THE EXISTENCE itself of party conference this season was under scrutiny due to Britain’s worsening economic situation.
Opposition parties called for an immediate recall to parliament to address the issues directly – but instead, ministers were seen networking jovially into all hours of the night.
It’s fair to say that, following the backlash after the mini-budget, Liz Truss needed Tory conference. While she would have marked it in as a coronation date when she took the premiership last month, it would at least now be a chance to get members and MPs back on board with the agenda.
Instead, it exposed Conservative infighting for all the world to see.
Truss was forced into a U-turn on abolishing the 45p tax rate on the first night of party conference – but instead of staving off further rebellion, it signalled open season.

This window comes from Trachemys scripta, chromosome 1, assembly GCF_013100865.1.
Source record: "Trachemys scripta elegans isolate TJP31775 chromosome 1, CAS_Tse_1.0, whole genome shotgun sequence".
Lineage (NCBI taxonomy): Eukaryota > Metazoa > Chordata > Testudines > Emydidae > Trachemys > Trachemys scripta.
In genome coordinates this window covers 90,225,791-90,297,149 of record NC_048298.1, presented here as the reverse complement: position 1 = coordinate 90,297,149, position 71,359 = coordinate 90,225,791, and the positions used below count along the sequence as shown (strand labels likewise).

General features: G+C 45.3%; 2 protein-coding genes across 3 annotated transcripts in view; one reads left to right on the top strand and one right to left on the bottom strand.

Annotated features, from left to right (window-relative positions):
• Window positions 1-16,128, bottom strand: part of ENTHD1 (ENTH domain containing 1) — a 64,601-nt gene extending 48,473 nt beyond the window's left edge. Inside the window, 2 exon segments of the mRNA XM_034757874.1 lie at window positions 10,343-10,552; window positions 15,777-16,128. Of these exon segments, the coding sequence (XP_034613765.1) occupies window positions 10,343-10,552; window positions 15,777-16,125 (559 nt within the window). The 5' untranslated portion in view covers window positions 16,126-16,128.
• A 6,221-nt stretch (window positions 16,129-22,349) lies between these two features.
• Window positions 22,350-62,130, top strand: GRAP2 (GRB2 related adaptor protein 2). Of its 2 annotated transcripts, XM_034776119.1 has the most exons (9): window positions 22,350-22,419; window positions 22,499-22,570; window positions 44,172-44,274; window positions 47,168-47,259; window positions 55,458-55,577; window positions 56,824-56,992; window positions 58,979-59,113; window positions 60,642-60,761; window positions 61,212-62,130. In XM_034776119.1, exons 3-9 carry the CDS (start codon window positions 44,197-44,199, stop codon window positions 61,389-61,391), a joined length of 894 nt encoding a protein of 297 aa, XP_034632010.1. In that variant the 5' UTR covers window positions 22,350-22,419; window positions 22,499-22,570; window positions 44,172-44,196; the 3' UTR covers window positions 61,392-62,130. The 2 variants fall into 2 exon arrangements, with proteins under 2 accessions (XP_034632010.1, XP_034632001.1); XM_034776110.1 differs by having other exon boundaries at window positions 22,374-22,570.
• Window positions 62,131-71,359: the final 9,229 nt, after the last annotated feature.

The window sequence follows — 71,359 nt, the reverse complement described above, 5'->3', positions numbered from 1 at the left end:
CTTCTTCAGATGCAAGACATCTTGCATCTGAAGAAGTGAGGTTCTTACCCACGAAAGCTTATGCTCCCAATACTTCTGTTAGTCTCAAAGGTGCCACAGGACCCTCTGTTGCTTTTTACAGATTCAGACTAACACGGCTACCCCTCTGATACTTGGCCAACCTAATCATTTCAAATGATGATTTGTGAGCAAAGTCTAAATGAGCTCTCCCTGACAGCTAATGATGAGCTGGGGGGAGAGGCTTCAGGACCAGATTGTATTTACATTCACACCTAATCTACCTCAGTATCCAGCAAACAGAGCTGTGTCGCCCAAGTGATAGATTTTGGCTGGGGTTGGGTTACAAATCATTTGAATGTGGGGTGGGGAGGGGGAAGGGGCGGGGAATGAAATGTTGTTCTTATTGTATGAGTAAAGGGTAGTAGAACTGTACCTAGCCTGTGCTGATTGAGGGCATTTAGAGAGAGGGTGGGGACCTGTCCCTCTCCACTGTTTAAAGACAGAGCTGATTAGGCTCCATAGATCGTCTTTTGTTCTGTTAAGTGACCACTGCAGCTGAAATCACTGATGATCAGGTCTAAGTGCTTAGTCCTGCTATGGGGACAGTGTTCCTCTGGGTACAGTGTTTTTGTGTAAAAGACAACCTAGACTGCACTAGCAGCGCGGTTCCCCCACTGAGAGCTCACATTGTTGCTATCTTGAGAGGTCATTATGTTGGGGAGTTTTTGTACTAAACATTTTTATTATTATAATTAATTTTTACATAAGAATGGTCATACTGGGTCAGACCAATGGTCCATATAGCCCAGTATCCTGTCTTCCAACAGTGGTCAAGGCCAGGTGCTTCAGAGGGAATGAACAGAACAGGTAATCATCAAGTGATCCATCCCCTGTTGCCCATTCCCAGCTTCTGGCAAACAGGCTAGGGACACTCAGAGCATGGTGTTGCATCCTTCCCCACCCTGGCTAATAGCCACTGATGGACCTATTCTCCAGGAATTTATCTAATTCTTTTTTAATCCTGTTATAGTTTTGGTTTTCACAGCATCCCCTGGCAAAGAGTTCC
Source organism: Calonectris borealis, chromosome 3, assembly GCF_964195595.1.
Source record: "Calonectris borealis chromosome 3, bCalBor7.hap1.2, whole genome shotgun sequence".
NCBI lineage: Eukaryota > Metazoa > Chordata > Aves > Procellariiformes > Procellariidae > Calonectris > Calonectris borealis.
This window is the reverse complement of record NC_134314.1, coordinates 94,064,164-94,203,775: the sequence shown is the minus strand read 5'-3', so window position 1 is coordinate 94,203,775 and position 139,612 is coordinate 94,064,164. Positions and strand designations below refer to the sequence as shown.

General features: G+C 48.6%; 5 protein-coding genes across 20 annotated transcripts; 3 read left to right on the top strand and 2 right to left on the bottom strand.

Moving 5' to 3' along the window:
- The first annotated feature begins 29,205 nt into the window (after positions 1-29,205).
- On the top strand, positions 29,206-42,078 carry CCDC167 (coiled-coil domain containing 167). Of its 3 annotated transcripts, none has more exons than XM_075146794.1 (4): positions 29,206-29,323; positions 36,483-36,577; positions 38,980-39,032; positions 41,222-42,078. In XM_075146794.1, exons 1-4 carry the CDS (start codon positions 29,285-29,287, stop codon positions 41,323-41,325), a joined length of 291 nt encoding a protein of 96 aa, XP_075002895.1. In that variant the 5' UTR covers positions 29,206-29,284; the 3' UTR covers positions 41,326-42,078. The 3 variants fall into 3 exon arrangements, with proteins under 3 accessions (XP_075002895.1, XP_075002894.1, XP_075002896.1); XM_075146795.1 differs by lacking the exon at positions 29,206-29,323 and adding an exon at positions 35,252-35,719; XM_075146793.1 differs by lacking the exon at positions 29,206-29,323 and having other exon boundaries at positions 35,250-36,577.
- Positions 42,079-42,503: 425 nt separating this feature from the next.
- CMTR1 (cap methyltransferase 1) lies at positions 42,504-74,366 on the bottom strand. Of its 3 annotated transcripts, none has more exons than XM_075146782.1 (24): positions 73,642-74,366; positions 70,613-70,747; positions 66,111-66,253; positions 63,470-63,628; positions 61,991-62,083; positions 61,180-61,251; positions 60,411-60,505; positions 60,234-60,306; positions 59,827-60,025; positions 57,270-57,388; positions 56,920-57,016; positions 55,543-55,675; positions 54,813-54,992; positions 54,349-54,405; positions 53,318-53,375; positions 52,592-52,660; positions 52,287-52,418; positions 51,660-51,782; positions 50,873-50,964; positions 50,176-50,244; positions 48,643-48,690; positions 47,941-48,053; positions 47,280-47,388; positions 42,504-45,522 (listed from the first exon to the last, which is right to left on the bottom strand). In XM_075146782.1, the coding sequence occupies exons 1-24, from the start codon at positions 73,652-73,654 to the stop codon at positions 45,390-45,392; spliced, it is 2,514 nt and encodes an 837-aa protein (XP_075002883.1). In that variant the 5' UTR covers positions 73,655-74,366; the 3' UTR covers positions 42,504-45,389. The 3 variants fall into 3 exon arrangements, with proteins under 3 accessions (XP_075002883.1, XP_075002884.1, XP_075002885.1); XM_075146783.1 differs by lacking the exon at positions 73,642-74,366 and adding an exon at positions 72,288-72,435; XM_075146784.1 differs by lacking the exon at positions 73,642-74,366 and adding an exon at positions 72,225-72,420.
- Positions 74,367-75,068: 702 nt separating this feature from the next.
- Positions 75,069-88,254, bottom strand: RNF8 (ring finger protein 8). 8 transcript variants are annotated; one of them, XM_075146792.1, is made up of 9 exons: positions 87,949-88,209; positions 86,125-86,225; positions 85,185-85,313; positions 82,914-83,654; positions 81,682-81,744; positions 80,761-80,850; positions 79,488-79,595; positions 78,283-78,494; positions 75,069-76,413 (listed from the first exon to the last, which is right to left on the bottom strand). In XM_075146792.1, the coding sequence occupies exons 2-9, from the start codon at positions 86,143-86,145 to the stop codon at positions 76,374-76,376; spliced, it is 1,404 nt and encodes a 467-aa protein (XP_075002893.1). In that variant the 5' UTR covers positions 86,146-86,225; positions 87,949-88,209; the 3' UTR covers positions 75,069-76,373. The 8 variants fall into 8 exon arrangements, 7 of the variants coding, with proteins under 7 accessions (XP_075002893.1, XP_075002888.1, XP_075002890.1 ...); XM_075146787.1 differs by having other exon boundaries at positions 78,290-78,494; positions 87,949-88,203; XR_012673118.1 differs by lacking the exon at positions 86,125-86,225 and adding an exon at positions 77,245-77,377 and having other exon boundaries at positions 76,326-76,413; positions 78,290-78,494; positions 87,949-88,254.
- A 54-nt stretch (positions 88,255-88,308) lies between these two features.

Cabinet ministers, speaking candidly at fringe events, indicated that not all of the top table were on the same page, to say the least.
And while Truss’s closing day speech was whelming – one would say the two Greenpeace protestors helped her case – she now faces returning to Westminster under more pressure than she ever has been during her long month in charge.
It’s curious to compare the two party conferences (the Lib Dems cancelled theirs during the period of national mourning) – with the exception of Rupa Huq’s ill-advised comments, Labour’s jolly in Liverpool passed without incident.
As Redaction has outlined before, Starmer has little substance to him, and the party doesn’t have too much to offer.
But there’s some element of stability and coherence.
At the moment, Britain clearly sees that as the overwhelmingly attractive alternative to the coalition of chaos.
The political wind is already blowing – those in all parties predict a Labour government from 2024. But all the Labour leader needs to do is keep his head above water, avoid any blunders and let Truss carry the Tories into electoral oblivion – and he could be in No 10 sooner than anyone thought.
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